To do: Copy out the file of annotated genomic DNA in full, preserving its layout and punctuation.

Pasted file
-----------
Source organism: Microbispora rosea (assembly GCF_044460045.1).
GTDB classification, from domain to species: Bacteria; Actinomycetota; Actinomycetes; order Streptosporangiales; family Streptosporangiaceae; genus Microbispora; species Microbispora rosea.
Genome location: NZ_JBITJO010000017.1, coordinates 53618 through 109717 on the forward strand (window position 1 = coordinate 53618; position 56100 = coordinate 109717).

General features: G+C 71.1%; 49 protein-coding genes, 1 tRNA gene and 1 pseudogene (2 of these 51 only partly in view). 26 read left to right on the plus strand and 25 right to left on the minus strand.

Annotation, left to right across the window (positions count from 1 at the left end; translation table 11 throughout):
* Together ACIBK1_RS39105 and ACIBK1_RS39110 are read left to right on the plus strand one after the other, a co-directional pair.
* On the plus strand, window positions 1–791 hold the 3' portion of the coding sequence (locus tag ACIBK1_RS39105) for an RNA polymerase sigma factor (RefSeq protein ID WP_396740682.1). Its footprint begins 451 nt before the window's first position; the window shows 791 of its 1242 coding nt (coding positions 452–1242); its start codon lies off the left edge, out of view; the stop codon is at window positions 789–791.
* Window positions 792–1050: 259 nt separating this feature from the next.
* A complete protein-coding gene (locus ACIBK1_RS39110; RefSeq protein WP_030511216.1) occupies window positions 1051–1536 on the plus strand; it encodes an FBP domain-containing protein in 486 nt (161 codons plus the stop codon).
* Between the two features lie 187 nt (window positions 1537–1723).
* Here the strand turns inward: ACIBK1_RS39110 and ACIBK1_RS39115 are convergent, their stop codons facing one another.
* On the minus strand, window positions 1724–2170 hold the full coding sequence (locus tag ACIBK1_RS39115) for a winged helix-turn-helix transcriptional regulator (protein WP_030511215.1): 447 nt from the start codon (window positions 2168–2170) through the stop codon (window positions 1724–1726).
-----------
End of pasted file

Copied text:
Source organism: Microbispora rosea (assembly GCF_044460045.1).
GTDB classification, from domain to species: Bacteria; Actinomycetota; Actinomycetes; order Streptosporangiales; family Streptosporangiaceae; genus Microbispora; species Microbispora rosea.
Genome location: NZ_JBITJO010000017.1, coordinates 53618 through 109717 on the forward strand (window position 1 = coordinate 53618; position 56100 = coordinate 109717).

General features: G+C 71.1%; 49 protein-coding genes, 1 tRNA gene and 1 pseudogene (2 of these 51 only partly in view). 26 read left to right on the plus strand and 25 right to left on the minus strand.

Annotation, left to right across the window (positions count from 1 at the left end; translation table 11 throughout):
* Together ACIBK1_RS39105 and ACIBK1_RS39110 are read left to right on the plus strand one after the other, a co-directional pair.
* On the plus strand, window positions 1–791 hold the 3' portion of the coding sequence (locus tag ACIBK1_RS39105) for an RNA polymerase sigma factor (RefSeq protein ID WP_396740682.1). Its footprint begins 451 nt before the window's first position; the window shows 791 of its 1242 coding nt (coding positions 452–1242); its start codon lies off the left edge, out of view; the stop codon is at window positions 789–791.
* Window positions 792–1050: 259 nt separating this feature from the next.
* A complete protein-coding gene (locus ACIBK1_RS39110; RefSeq protein WP_030511216.1) occupies window positions 1051–1536 on the plus strand; it encodes an FBP domain-containing protein in 486 nt (161 codons plus the stop codon).
* Between the two features lie 187 nt (window positions 1537–1723).
* Here the strand turns inward: ACIBK1_RS39110 and ACIBK1_RS39115 are convergent, their stop codons facing one another.
* On the minus strand, window positions 1724–2170 hold the full coding sequence (locus tag ACIBK1_RS39115) for a winged helix-turn-helix transcriptional regulator (protein WP_030511215.1): 447 nt from the start codon (window positions 2168–2170) through the stop codon (window positions 1724–1726).